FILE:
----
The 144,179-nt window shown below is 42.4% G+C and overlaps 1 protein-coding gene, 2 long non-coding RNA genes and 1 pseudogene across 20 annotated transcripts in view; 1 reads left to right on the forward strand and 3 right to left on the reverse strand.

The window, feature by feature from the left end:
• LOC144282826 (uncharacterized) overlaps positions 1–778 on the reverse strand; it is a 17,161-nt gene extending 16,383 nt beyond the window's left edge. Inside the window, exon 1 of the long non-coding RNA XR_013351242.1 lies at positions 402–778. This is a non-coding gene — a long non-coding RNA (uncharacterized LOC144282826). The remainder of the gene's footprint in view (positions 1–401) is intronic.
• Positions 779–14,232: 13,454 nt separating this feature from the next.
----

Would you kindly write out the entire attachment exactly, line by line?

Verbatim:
The 144,179-nt window shown below is 42.4% G+C and overlaps 1 protein-coding gene, 2 long non-coding RNA genes and 1 pseudogene across 20 annotated transcripts in view; 1 reads left to right on the forward strand and 3 right to left on the reverse strand.

The window, feature by feature from the left end:
• LOC144282826 (uncharacterized) overlaps positions 1–778 on the reverse strand; it is a 17,161-nt gene extending 16,383 nt beyond the window's left edge. Inside the window, exon 1 of the long non-coding RNA XR_013351242.1 lies at positions 402–778. This is a non-coding gene — a long non-coding RNA (uncharacterized LOC144282826). The remainder of the gene's footprint in view (positions 1–401) is intronic.
• Positions 779–14,232: 13,454 nt separating this feature from the next.